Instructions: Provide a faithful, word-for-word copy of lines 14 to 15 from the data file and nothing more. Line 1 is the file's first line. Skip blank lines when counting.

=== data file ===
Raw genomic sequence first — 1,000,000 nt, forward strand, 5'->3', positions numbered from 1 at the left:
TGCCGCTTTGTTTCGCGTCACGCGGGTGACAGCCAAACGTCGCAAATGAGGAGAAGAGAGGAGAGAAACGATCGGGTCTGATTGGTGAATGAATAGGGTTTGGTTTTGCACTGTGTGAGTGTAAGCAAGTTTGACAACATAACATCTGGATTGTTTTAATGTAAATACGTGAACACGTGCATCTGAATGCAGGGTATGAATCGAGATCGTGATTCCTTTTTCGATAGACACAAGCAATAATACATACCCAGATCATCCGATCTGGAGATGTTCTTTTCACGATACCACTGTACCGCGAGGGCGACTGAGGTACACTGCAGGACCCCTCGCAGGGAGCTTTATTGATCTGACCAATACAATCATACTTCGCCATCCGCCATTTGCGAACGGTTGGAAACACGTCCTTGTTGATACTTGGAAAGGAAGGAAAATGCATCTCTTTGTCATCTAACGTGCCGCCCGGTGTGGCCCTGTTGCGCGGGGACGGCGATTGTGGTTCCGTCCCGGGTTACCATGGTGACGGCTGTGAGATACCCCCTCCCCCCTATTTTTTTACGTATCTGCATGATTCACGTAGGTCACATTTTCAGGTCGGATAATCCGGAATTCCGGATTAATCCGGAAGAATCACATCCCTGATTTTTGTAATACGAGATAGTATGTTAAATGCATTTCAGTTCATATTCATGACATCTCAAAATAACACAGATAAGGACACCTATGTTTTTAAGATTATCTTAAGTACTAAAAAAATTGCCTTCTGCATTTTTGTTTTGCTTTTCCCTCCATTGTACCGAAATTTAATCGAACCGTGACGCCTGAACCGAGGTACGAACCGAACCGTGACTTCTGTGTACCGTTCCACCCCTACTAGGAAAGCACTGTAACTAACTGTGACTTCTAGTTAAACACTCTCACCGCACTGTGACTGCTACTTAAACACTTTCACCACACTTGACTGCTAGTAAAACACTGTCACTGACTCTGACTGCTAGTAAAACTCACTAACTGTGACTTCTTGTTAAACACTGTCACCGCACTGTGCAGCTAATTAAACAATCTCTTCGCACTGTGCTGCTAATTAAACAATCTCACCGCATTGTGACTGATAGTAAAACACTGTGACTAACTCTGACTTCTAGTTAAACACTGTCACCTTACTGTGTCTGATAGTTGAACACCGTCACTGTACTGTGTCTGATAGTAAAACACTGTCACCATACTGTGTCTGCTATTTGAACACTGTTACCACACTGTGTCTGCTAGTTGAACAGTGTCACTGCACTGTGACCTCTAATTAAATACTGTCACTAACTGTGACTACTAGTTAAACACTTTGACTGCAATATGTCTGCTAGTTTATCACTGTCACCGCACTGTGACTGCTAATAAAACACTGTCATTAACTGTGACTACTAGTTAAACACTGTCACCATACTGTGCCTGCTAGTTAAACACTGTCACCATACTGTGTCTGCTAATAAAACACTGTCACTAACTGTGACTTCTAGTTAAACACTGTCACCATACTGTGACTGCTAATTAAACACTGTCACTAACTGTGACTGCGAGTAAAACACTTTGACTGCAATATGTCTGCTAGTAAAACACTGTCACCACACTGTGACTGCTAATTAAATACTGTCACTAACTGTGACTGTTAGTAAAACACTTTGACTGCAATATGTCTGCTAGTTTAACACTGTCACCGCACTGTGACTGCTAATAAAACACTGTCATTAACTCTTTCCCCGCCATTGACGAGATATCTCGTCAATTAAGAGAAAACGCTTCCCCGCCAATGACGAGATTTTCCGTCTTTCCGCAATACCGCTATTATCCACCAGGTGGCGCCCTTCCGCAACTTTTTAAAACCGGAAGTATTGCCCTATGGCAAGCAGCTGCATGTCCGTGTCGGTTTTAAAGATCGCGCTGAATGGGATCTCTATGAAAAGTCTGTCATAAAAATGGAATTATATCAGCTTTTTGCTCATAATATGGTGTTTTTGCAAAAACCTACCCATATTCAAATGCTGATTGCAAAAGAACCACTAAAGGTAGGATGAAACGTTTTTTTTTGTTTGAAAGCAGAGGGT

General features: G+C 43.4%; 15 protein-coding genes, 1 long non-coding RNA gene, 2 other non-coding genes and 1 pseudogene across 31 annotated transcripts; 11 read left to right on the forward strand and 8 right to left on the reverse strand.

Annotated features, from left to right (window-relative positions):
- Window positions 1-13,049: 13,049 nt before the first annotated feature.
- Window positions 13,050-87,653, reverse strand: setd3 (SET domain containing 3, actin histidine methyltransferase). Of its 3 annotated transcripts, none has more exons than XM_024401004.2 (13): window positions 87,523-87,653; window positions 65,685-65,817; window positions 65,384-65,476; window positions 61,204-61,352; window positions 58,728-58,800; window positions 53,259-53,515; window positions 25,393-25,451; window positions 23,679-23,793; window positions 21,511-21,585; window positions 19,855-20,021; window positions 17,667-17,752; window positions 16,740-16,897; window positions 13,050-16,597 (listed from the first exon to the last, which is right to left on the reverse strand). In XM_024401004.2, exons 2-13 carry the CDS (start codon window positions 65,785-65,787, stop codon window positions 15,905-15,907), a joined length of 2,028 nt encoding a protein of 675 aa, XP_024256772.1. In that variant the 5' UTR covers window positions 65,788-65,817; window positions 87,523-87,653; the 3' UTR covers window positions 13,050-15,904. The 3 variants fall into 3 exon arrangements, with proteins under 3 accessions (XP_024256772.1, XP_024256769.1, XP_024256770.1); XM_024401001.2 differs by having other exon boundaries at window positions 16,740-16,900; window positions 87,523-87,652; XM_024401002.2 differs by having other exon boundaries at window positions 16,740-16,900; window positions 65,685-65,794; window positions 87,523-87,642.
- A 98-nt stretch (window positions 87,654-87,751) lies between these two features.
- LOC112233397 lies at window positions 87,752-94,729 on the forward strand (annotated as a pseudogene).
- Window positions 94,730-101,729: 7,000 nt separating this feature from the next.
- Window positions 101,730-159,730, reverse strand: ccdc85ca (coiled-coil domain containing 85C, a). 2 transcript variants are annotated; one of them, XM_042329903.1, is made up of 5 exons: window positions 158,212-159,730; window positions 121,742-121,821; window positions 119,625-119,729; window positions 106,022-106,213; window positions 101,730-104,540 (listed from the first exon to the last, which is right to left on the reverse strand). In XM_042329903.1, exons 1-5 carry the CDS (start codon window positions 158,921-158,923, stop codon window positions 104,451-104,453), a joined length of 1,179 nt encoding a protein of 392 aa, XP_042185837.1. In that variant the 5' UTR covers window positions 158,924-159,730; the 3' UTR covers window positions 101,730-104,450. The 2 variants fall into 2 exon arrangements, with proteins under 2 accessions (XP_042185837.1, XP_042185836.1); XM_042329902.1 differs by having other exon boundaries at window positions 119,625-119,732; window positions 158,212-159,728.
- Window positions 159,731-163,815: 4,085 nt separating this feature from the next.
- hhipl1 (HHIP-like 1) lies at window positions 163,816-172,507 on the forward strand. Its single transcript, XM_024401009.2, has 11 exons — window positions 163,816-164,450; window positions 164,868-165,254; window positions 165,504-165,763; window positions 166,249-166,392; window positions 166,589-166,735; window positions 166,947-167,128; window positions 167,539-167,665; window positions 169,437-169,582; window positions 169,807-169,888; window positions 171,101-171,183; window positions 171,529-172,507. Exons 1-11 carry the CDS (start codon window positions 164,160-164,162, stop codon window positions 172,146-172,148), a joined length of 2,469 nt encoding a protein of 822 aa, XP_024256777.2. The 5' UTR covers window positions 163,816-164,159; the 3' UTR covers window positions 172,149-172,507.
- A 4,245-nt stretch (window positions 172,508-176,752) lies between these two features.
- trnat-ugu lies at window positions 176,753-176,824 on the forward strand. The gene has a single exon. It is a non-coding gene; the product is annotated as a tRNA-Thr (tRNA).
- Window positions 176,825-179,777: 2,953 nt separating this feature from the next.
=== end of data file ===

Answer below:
- trnat-ugu lies at window positions 176,753-176,824 on the forward strand. The gene has a single exon. It is a non-coding gene; the product is annotated as a tRNA-Thr (tRNA).
- Window positions 176,825-179,777: 2,953 nt separating this feature from the next.